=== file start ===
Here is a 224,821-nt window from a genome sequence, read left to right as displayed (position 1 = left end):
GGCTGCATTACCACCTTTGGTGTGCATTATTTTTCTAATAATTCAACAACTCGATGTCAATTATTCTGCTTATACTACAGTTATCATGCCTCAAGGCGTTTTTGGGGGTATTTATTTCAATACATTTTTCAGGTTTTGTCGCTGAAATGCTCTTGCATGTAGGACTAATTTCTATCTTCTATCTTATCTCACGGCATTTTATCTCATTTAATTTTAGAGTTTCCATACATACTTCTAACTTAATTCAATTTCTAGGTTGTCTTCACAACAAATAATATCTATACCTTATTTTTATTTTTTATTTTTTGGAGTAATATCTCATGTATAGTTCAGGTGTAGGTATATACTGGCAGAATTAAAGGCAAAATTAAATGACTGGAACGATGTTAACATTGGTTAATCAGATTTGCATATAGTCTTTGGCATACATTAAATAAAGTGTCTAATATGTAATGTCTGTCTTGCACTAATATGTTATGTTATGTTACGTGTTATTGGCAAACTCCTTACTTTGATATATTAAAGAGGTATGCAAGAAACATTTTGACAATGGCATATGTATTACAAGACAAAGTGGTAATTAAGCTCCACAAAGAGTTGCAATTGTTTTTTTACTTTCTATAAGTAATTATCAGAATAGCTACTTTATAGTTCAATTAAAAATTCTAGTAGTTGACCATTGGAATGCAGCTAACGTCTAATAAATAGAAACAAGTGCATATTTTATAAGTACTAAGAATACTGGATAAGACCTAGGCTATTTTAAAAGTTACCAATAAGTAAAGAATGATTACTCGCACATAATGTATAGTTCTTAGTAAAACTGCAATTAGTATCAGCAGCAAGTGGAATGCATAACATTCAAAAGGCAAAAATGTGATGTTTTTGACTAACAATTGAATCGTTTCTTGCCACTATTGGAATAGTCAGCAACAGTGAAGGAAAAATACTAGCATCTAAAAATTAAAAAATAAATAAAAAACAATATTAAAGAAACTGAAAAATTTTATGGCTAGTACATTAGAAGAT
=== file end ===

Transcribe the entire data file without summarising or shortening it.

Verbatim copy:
Here is a 224,821-nt window from a genome sequence, read left to right as displayed (position 1 = left end):
GGCTGCATTACCACCTTTGGTGTGCATTATTTTTCTAATAATTCAACAACTCGATGTCAATTATTCTGCTTATACTACAGTTATCATGCCTCAAGGCGTTTTTGGGGGTATTTATTTCAATACATTTTTCAGGTTTTGTCGCTGAAATGCTCTTGCATGTAGGACTAATTTCTATCTTCTATCTTATCTCACGGCATTTTATCTCATTTAATTTTAGAGTTTCCATACATACTTCTAACTTAATTCAATTTCTAGGTTGTCTTCACAACAAATAATATCTATACCTTATTTTTATTTTTTATTTTTTGGAGTAATATCTCATGTATAGTTCAGGTGTAGGTATATACTGGCAGAATTAAAGGCAAAATTAAATGACTGGAACGATGTTAACATTGGTTAATCAGATTTGCATATAGTCTTTGGCATACATTAAATAAAGTGTCTAATATGTAATGTCTGTCTTGCACTAATATGTTATGTTATGTTACGTGTTATTGGCAAACTCCTTACTTTGATATATTAAAGAGGTATGCAAGAAACATTTTGACAATGGCATATGTATTACAAGACAAAGTGGTAATTAAGCTCCACAAAGAGTTGCAATTGTTTTTTTACTTTCTATAAGTAATTATCAGAATAGCTACTTTATAGTTCAATTAAAAATTCTAGTAGTTGACCATTGGAATGCAGCTAACGTCTAATAAATAGAAACAAGTGCATATTTTATAAGTACTAAGAATACTGGATAAGACCTAGGCTATTTTAAAAGTTACCAATAAGTAAAGAATGATTACTCGCACATAATGTATAGTTCTTAGTAAAACTGCAATTAGTATCAGCAGCAAGTGGAATGCATAACATTCAAAAGGCAAAAATGTGATGTTTTTGACTAACAATTGAATCGTTTCTTGCCACTATTGGAATAGTCAGCAACAGTGAAGGAAAAATACTAGCATCTAAAAATTAAAAAATAAATAAAAAACAATATTAAAGAAACTGAAAAATTTTATGGCTAGTACATTAGAAGAT